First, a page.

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Defaults China real estate: Why won’t the government step in?

Real estate development in Shanghai, China
Real estate development in Shanghai, China (Source: Andy Feng / Shutterstock.com)

Why isn’t the Chinese government doing more to stop the real estate crisis? Alejandro Arevalo, Head of Emerging Market Debt at Jupiter Asset Management, is sharing his insights.

Evergrande’s fall from grace has been spectacular. A year or two ago, the idea of a such a large China real estate developer defaulting, with a debt pile of more than $300bn, would have seemed, if not impossible, pretty unlikely. How do we see this playing out?

We believe the problems in the Chinese real estate sector are largely self-inflicted by the authorities, who have allowed financial conditions to tighten to the point that the country ran a balanced budget in the first half of the year. This has caused several defaults in the sector, and there may be more to come. These defaults could easily have been prevented: the government has ample means to shore up these companies and reassure investors.

We think the Chinese government will continue to resist taking the kind of meaningful action that will end the rumours, and we could see more defaults. So far, we’ve seen some small measures intended to increase liquidity at the margin, such as speeding up mortgage referrals, and a loosening of restrictions on use of coal. We haven’t yet seen the kind of major intervention that could stop the rot, such as a cut in bank reserve requirements or an increase in total social financing, China’s key broad measure of credit and liquidity.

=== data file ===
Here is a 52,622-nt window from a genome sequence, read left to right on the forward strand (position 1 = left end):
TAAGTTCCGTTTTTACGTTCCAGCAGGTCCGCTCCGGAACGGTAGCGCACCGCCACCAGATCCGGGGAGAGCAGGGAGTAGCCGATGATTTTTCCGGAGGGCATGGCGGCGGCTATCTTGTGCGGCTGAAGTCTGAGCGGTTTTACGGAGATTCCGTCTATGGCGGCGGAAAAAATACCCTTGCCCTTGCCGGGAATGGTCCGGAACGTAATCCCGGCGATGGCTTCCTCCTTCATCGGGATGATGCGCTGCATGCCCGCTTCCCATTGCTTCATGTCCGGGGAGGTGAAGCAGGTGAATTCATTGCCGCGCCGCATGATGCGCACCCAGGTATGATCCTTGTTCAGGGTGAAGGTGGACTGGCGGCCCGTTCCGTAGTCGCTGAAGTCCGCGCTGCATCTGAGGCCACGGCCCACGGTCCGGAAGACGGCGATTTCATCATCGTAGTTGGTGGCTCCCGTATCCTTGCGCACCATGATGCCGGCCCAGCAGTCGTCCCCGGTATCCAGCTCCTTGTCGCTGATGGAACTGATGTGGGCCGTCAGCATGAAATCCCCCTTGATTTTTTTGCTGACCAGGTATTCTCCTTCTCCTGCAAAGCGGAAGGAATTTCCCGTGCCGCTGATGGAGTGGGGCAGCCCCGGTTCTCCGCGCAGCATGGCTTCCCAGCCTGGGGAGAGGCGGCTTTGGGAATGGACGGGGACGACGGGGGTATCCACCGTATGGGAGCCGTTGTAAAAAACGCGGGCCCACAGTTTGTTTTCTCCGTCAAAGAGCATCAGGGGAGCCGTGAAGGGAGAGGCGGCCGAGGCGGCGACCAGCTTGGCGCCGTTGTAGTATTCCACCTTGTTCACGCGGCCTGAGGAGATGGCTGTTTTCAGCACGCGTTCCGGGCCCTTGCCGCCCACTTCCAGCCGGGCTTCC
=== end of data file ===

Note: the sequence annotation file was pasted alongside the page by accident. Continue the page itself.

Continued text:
Why won’t the government step in?

We think President Xi is serious about economic reform. China has long been too reliant on unproductive infrastructure spending particularly in real estate that has resulted in unprofitable developers racking up huge amounts of debt. The government’s “three red lines”, financial ratio tests unveiled in 2020 to constrain property developers, are to be taken seriously. Xi wants to make real economic progress before he is granted a third term at the 20. party congress in the second half of next year. This means not allowing the real estate sector to resolve this problem by taking on even more debt, and if that means defaults and lower growth, so be it.

Whether this hard line policy can work in the long term is another question. 80% of Chinese household wealth is held in the real estate sector. Losses will cause consumption to be diverted into building savings back up, dragging on economic growth and slowing down the pivot towards a consumption-based economy Xi is aiming for. The government is walking a tightrope between necessary reform and the communist party’s much vaunted “common prosperity” policy.

Our base case is that the tightrope walk continues and we will see further volatility and further defaults in China real estate. Material deterioration in economic data or some kind of shock will probably be needed before we see resolution in the form of state intervention.

 

Alejandro Arevalo
Alejandro Arevalo, Head of Emerging Market Debt, Jupiter Asset Management

Head of Emerging Market Debt
Jupiter Asset Management

Alejandro Arevalo is the Head of Emerging Market Debt at Jupiter Asset Management. He began his investment career in 1998.